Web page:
Resistance to horse wormers has now been reported across all drug classes in Australia and poses a significant concern for owners of young horses. A diagnostic-led approach to worming is easily implemented in adult horses but may not be as straightforward for owners of foals and youngstock.
This was confirmed by a recent study in Thoroughbred farms in Australia which highlighted an over-reliance on wormers and a lack of awareness of stud managers on the importance of delaying anthelmintic resistance1. (Resistance refers to the drug no longer being effective against the parasite)
Key parasites affecting foals
- Parascaris equorum (Ascarids) is an important cause of disease in foals and young horses (<18 months)
- Most horses develop a strong immunity to this parasite after 2 years
- Adult ascarids largely reside in the small intestine.
- When ascarid eggs are ingested by foals they travel through the small intestine and migrate through the liver, heart and lungs before returning to the small intestine.
- Migrating larval stages through the lungs can lead to respiratory signs (coughing) and intestinal burdens can lead to a reduced appetite, rough coat and intermittent colic. In severe cases, (potentially fatal) intestinal obstruction may occur.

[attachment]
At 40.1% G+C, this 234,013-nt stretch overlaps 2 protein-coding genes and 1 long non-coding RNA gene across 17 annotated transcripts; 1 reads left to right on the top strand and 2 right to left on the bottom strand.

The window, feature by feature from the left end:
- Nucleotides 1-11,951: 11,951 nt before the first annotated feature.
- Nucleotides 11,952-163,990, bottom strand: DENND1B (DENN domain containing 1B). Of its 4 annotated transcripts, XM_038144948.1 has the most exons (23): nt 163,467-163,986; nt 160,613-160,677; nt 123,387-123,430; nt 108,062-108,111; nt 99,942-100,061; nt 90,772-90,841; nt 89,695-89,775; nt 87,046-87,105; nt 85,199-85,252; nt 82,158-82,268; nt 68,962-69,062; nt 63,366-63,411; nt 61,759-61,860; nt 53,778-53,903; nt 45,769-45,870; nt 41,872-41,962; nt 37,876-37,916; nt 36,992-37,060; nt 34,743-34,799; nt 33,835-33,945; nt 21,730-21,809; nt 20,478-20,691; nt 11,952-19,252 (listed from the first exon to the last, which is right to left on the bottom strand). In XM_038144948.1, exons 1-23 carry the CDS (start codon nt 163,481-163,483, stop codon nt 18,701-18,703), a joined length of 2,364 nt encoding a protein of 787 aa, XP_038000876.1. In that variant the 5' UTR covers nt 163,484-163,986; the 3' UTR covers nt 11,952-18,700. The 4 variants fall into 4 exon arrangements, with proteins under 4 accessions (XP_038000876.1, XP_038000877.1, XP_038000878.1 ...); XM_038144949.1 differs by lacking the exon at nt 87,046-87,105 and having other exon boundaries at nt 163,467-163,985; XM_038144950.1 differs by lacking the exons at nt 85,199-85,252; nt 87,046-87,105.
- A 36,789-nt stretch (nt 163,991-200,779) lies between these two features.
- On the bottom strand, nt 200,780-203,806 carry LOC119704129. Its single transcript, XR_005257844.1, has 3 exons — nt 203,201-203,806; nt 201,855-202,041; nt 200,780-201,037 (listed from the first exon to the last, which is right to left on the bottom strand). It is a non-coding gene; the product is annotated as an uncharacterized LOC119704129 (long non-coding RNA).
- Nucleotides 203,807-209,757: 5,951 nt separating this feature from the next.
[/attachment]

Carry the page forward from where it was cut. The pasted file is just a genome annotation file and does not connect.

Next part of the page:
- Widespread resistance of ascarids to macrocyclic lactone or ‘mectin’ wormers (eg. ivermectin) has been reported across Australia1–3.
- Cyathostomes (small strongyles) may cause disease in older foals and adult horses.
- Younger horses have lower immunity to cyathostome infection and are more susceptible to clinical disease.
- Signs of disease include poor growth, anemia and diarrhoea.
- Emerging resistance of cyathostomes to macrocyclic lactones or ‘mectins’ have been reported worldwide which highlights the need for more targeted strategies to limit the development of further resistance.
Worming strategies for foals
- Blanket worming of foals every couple of months is irresponsible and should no longer be considered acceptable.
- Foals should receive their first worming treatment no earlier than 2-3 months of age4 with a benzimidazole (BZ) wormer (eg. STRATEGY-T®). Treating foals less than 2 months of age is not recommended as there will be very few adult worms present at this age.
- Regular treatment of foals with mectin wormers should be avoided. Ascarids are likely to be resistant to these products.
- Scales should be used to administer an accurate dose of wormer according to bodyweight.
- Faecal egg counts (FEC) should be carried out at weaning and then every 3 months to help decide which wormer is appropriate.
- FECRT will help determine the effectiveness of the worming treatment and is an important tool for monitoring drug resistance on a particular farm. Experts now recommend that FECRT be performed annually.